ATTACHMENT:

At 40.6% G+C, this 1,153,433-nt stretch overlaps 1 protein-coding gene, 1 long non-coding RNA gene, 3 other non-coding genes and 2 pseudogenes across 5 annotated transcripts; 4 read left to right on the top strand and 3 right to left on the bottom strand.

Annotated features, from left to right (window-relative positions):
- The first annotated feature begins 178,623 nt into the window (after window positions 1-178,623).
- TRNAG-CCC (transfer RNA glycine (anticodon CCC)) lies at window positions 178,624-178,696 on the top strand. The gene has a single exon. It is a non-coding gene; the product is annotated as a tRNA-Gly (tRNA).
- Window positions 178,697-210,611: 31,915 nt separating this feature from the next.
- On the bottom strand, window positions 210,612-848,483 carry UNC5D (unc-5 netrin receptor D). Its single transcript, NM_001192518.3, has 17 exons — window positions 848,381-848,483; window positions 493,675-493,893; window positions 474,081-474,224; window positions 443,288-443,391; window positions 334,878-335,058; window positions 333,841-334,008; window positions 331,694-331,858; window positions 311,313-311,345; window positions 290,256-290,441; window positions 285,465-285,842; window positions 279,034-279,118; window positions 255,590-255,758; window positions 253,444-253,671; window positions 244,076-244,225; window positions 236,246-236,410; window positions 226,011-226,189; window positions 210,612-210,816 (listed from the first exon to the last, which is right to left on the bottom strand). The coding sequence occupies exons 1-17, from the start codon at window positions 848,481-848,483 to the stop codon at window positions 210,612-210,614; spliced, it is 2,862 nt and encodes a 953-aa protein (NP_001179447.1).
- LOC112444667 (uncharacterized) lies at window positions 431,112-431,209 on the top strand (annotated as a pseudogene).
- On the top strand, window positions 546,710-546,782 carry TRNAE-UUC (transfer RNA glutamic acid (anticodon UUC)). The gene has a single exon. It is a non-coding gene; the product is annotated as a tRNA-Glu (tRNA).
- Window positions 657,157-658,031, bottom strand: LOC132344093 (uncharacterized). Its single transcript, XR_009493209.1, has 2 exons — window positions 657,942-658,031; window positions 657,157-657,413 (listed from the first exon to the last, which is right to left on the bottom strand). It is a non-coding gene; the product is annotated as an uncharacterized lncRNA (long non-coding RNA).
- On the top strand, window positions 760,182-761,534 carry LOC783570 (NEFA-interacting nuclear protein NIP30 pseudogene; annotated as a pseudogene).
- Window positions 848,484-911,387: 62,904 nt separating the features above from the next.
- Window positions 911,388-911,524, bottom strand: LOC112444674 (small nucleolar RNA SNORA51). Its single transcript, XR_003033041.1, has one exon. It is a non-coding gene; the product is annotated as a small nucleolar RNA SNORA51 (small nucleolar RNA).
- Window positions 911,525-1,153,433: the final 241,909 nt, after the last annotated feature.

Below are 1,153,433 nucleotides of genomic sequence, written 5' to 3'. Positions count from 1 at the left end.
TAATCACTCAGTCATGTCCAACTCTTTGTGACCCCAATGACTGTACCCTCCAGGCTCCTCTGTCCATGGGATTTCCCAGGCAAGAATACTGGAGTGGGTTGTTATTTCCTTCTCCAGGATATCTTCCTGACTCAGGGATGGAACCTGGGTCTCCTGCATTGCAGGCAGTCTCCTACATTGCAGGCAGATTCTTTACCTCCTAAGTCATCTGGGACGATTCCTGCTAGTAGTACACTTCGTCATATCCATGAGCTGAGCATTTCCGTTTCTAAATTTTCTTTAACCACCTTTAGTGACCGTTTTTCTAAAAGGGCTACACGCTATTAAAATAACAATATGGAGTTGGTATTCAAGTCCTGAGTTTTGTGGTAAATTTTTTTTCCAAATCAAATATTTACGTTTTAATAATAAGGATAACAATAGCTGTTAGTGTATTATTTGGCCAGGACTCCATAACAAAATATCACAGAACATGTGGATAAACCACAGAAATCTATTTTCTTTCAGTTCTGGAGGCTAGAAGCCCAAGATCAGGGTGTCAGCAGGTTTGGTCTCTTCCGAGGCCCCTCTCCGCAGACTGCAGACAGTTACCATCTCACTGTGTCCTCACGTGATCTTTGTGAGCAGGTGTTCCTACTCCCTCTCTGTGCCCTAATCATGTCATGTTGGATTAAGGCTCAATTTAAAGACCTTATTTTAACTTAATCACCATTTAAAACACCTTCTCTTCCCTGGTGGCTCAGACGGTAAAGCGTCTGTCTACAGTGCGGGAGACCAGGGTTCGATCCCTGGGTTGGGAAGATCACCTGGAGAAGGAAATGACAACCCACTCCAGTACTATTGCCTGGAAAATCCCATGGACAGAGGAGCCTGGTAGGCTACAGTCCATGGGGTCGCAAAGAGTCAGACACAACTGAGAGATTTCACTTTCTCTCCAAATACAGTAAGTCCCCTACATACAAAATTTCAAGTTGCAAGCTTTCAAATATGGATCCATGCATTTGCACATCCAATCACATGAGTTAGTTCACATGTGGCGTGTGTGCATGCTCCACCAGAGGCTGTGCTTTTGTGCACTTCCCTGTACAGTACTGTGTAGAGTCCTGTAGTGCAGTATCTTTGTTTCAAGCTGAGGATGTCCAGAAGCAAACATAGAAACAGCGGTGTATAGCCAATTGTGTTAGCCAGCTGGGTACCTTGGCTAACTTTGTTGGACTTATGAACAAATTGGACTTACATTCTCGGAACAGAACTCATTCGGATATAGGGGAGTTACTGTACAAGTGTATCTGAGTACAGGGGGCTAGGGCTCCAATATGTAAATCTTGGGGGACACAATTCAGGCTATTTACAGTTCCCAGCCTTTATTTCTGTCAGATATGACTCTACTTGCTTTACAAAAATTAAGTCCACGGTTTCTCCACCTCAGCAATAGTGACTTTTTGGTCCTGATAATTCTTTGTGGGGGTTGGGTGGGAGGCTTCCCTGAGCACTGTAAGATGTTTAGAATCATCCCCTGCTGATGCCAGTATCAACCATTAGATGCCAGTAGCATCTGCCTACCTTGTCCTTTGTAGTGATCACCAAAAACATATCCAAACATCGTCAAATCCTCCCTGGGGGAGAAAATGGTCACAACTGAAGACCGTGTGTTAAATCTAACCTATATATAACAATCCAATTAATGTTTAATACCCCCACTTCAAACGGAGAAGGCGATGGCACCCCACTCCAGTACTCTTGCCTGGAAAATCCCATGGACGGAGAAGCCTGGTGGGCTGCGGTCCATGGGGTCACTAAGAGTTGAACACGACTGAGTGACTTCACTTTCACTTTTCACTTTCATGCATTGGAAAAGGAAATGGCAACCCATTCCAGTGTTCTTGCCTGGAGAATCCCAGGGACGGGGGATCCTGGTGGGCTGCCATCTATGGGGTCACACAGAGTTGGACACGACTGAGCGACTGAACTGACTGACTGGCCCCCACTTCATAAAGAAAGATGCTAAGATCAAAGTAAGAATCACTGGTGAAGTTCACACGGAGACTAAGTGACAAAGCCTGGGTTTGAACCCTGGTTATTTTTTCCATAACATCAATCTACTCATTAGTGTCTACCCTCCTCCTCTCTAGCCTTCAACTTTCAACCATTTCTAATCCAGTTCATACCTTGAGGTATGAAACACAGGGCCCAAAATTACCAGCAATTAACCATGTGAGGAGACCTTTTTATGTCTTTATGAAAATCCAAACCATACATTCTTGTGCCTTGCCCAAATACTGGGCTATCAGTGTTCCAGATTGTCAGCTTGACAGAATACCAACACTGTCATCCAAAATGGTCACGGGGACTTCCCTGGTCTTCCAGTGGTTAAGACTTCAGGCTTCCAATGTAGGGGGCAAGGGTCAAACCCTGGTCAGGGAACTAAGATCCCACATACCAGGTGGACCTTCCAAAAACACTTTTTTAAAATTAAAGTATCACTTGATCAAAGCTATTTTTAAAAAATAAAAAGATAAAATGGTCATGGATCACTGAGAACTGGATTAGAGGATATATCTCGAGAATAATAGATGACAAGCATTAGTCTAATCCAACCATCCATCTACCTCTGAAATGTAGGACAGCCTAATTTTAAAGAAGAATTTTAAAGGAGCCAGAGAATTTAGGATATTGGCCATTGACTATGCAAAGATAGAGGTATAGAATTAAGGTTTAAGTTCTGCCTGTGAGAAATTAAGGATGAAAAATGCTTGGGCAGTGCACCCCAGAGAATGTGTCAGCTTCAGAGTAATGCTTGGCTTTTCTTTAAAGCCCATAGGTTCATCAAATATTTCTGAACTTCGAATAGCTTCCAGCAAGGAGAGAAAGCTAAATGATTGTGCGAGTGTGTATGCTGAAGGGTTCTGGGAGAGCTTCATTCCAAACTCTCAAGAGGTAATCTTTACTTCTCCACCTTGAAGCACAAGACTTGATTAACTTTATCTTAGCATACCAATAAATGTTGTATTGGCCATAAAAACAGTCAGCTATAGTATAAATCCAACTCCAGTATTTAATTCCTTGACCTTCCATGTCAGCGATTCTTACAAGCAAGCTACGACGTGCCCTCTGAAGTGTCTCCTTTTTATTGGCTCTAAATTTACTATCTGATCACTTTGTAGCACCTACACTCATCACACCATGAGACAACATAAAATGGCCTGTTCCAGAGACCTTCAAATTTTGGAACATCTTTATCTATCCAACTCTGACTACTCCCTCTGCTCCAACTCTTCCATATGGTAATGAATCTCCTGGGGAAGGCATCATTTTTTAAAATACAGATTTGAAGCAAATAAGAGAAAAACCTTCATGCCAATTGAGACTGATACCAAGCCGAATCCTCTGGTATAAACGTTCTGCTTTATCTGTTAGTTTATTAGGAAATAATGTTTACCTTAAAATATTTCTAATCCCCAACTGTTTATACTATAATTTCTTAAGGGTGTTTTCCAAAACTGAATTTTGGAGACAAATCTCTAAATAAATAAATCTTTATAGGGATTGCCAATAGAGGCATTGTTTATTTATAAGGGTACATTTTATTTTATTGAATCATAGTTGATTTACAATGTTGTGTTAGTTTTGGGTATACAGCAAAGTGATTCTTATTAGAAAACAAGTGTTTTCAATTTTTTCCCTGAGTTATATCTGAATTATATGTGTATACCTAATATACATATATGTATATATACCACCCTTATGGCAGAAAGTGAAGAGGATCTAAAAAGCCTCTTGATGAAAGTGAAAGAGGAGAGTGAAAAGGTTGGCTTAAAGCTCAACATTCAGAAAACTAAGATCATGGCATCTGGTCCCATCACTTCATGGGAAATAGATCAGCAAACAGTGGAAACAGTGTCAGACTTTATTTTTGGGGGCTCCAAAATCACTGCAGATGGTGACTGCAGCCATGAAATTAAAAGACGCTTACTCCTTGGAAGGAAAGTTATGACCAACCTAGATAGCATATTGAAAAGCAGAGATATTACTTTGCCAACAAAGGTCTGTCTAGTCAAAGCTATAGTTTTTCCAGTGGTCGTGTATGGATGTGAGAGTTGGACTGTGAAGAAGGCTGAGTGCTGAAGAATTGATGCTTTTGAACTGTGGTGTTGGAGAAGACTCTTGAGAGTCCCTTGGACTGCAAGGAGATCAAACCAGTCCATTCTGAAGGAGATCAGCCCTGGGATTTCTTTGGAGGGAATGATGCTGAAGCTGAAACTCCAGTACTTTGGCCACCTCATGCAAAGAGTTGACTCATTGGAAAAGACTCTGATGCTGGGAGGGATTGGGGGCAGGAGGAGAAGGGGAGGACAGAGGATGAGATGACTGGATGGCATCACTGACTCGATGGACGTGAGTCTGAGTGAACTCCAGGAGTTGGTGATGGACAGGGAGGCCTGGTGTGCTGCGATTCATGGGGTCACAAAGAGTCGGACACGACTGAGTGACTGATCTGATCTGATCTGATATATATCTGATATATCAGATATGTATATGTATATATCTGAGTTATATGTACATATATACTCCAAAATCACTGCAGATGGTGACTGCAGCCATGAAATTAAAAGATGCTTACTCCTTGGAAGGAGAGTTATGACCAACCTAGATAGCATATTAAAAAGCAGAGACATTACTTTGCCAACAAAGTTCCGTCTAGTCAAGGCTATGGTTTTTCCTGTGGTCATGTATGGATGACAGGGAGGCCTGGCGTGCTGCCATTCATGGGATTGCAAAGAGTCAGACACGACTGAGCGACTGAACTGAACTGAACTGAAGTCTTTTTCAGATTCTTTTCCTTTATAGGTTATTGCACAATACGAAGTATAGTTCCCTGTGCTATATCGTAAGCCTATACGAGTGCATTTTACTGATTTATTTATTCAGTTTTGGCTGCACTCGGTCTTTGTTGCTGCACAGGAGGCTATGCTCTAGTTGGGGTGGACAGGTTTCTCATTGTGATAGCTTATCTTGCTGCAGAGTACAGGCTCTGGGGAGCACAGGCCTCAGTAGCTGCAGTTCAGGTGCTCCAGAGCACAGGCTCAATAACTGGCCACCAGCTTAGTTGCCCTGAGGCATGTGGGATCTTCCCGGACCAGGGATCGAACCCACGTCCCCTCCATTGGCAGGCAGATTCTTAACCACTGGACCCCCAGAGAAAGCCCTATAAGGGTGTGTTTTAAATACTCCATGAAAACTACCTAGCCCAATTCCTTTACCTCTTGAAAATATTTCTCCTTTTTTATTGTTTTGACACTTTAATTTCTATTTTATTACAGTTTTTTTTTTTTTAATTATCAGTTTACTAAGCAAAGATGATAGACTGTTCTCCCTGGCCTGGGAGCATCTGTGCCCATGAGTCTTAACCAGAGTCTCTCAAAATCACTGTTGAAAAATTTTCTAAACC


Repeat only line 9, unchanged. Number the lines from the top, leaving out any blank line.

- Window positions 657,157-658,031, bottom strand: LOC132344093 (uncharacterized). Its single transcript, XR_009493209.1, has 2 exons — window positions 657,942-658,031; window positions 657,157-657,413 (listed from the first exon to the last, which is right to left on the bottom strand). It is a non-coding gene; the product is annotated as an uncharacterized lncRNA (long non-coding RNA).